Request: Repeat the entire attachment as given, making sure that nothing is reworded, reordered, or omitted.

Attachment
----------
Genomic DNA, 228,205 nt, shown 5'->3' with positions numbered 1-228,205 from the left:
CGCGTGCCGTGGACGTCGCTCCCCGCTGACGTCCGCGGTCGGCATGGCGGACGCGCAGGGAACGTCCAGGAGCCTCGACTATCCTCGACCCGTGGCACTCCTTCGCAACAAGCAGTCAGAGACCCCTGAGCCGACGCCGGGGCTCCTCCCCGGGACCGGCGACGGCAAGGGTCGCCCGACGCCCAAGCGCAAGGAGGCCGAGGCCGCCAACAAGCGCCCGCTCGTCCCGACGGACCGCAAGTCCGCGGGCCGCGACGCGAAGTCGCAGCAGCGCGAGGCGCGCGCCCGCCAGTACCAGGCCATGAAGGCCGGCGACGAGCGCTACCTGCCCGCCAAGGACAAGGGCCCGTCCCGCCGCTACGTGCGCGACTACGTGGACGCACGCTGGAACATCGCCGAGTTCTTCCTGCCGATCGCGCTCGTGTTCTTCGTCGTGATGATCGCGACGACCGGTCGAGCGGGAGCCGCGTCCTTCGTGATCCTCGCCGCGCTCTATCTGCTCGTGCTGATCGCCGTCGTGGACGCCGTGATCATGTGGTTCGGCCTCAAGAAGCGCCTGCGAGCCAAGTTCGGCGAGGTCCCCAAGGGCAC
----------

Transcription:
Genomic DNA, 228,205 nt, shown 5'->3' with positions numbered 1-228,205 from the left:
CGCGTGCCGTGGACGTCGCTCCCCGCTGACGTCCGCGGTCGGCATGGCGGACGCGCAGGGAACGTCCAGGAGCCTCGACTATCCTCGACCCGTGGCACTCCTTCGCAACAAGCAGTCAGAGACCCCTGAGCCGACGCCGGGGCTCCTCCCCGGGACCGGCGACGGCAAGGGTCGCCCGACGCCCAAGCGCAAGGAGGCCGAGGCCGCCAACAAGCGCCCGCTCGTCCCGACGGACCGCAAGTCCGCGGGCCGCGACGCGAAGTCGCAGCAGCGCGAGGCGCGCGCCCGCCAGTACCAGGCCATGAAGGCCGGCGACGAGCGCTACCTGCCCGCCAAGGACAAGGGCCCGTCCCGCCGCTACGTGCGCGACTACGTGGACGCACGCTGGAACATCGCCGAGTTCTTCCTGCCGATCGCGCTCGTGTTCTTCGTCGTGATGATCGCGACGACCGGTCGAGCGGGAGCCGCGTCCTTCGTGATCCTCGCCGCGCTCTATCTGCTCGTGCTGATCGCCGTCGTGGACGCCGTGATCATGTGGTTCGGCCTCAAGAAGCGCCTGCGAGCCAAGTTCGGCGAGGTCCCCAAGGGCAC